Only faculty members organize seminars at my school (top 10 ranked engineering program in that type of engineering). The faculty members might get some input from their grad students, but the faculty member organizes it.
In the (American) department where I did my Ph.D., the grad students invited two speakers a year, and the faculty did the rest. The students in my lab would often also tell our advisor who we thought would be interesting/valuable to get to meet. In my current (Irish) department, where I am a post-doc, the faculty do all the inviting, and as near as I can tell, the students don't ever meet with the visiting speakers.
In the end, I don't think it matters too much who does the organizing- what matters is who gets the chance to talk with the speaker.
why would postdocs be considered as part of staff? They should either be in "faculty" or in "grad students"
The faculty in my department organize seminars, though are certainly willing to take suggestions on who to invite.
Then twice a year there's a "student invited speaker." And we get to pick whomever we want and invite them/organize everything ourselves.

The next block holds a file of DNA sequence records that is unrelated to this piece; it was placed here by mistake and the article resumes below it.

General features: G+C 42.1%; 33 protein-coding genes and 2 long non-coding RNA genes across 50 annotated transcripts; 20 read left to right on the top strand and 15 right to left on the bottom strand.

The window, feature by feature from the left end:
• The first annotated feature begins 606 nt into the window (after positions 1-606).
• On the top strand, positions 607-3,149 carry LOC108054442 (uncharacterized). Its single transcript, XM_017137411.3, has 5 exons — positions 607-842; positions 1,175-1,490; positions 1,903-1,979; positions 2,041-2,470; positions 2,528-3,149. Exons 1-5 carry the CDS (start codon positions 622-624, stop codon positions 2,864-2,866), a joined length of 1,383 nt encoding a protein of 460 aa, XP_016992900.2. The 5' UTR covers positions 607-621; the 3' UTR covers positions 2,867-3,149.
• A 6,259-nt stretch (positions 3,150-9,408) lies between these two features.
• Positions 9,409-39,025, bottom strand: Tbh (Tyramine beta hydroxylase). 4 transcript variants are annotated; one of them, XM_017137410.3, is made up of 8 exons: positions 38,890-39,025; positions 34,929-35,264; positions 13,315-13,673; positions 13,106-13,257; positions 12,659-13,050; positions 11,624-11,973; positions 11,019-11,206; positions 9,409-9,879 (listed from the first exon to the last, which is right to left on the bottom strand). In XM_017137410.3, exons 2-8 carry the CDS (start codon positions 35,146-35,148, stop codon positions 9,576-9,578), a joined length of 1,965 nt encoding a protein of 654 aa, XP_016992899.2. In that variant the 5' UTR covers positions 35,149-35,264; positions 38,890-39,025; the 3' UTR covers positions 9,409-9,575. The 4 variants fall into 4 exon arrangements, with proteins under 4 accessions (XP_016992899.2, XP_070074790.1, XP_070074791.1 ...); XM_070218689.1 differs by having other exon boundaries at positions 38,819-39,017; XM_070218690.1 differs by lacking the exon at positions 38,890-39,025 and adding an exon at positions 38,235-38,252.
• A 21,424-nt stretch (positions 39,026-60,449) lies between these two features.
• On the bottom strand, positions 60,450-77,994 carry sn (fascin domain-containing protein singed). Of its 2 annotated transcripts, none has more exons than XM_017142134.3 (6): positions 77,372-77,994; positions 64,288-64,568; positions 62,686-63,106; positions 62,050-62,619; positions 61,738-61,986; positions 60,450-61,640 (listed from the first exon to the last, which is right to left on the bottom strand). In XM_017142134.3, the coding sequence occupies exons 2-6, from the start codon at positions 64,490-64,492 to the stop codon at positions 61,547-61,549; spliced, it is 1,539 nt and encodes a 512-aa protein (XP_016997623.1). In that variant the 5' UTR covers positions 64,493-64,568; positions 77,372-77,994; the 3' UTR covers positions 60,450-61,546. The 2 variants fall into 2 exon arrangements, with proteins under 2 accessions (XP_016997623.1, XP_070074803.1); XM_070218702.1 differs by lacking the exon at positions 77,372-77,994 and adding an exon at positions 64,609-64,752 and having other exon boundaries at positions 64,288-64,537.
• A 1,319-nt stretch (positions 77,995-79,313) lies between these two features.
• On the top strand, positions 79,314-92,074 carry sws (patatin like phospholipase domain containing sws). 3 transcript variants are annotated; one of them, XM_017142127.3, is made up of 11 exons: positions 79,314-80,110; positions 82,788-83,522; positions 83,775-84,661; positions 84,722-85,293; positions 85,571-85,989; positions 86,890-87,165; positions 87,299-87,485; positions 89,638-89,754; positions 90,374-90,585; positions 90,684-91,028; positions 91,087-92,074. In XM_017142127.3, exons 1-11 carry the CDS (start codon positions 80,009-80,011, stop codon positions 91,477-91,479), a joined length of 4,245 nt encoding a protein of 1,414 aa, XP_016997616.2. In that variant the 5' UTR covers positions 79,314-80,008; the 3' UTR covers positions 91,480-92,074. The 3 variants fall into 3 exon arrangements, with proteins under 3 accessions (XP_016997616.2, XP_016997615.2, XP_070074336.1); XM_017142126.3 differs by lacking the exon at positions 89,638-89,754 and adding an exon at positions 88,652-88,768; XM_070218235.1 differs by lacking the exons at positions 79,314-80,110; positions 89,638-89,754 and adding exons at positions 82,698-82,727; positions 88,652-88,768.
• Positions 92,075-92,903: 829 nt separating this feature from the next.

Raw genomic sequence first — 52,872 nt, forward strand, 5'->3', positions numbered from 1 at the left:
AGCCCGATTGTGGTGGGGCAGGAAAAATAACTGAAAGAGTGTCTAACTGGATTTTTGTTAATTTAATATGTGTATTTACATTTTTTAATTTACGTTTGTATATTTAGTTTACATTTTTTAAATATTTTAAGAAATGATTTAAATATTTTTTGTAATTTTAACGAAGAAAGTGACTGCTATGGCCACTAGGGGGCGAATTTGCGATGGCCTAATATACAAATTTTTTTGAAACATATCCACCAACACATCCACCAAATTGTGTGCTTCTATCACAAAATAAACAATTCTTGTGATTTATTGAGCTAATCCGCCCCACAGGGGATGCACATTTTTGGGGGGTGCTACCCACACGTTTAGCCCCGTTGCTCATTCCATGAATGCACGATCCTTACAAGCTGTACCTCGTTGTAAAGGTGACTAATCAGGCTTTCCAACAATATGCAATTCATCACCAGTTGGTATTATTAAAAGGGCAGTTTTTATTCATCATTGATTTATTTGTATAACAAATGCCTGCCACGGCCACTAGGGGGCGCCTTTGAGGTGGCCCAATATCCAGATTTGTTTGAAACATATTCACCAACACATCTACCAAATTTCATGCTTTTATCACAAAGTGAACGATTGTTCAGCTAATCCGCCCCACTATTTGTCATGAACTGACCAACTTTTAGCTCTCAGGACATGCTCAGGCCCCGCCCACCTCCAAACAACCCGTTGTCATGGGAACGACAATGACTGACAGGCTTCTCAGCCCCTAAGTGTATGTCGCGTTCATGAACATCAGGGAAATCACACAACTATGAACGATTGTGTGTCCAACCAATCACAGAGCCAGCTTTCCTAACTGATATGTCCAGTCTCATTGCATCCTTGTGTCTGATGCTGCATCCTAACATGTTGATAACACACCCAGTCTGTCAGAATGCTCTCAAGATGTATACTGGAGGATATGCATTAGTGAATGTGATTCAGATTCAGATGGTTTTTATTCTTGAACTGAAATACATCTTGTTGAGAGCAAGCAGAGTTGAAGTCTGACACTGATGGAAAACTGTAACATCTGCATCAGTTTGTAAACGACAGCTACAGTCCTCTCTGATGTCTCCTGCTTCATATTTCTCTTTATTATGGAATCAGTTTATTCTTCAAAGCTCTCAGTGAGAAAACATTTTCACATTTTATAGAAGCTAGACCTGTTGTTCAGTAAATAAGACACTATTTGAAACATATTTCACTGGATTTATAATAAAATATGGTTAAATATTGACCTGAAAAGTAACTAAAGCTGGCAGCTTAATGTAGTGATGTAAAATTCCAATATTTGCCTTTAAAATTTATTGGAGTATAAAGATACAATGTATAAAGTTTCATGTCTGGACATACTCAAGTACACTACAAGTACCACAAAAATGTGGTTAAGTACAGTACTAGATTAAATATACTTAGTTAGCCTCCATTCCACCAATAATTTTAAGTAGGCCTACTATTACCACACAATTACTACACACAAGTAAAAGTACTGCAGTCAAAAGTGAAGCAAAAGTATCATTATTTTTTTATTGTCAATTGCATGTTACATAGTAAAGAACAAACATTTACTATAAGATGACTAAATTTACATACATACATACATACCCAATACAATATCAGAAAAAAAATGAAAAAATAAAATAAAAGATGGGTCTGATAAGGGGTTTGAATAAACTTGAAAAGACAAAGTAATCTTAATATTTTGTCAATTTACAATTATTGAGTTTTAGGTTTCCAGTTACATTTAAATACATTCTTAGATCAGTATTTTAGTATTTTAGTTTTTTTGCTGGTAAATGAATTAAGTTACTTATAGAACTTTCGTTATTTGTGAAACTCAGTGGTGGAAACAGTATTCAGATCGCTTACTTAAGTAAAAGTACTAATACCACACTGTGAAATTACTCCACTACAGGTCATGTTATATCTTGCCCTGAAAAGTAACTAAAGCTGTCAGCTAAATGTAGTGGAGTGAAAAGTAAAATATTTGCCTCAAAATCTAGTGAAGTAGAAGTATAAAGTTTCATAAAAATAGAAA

At my top R1 graduate school, graduate students organized the colloquium speaker events with input from the faculty and fellow students. One or two graduate students were the hosts for each speaker's visit.
In contrast, at my R2 university where I am a faculty member, one to two faculty members organize the colloquium events. I don't know if they've ever tried to have graduate students organize them, but my assumption is that no one thinks there are enough competent graduate students to be able to organize colloquium on a regular basis. (Why we've allowed incompetent people into our program is another issue entirely...)
At the department where I teach (engineering, state school), most of the faculty don't trust the graduate students at all, so there is an abysmally low rate of graduate student involvement in all types of committees. At the department I got my PhD from, graduate student representatives were on almost all the committees relevant to their lives (graduate student recruiting, guest speakers, computers, happy hours, qualifying exams, etc.). I think it worked much better that way.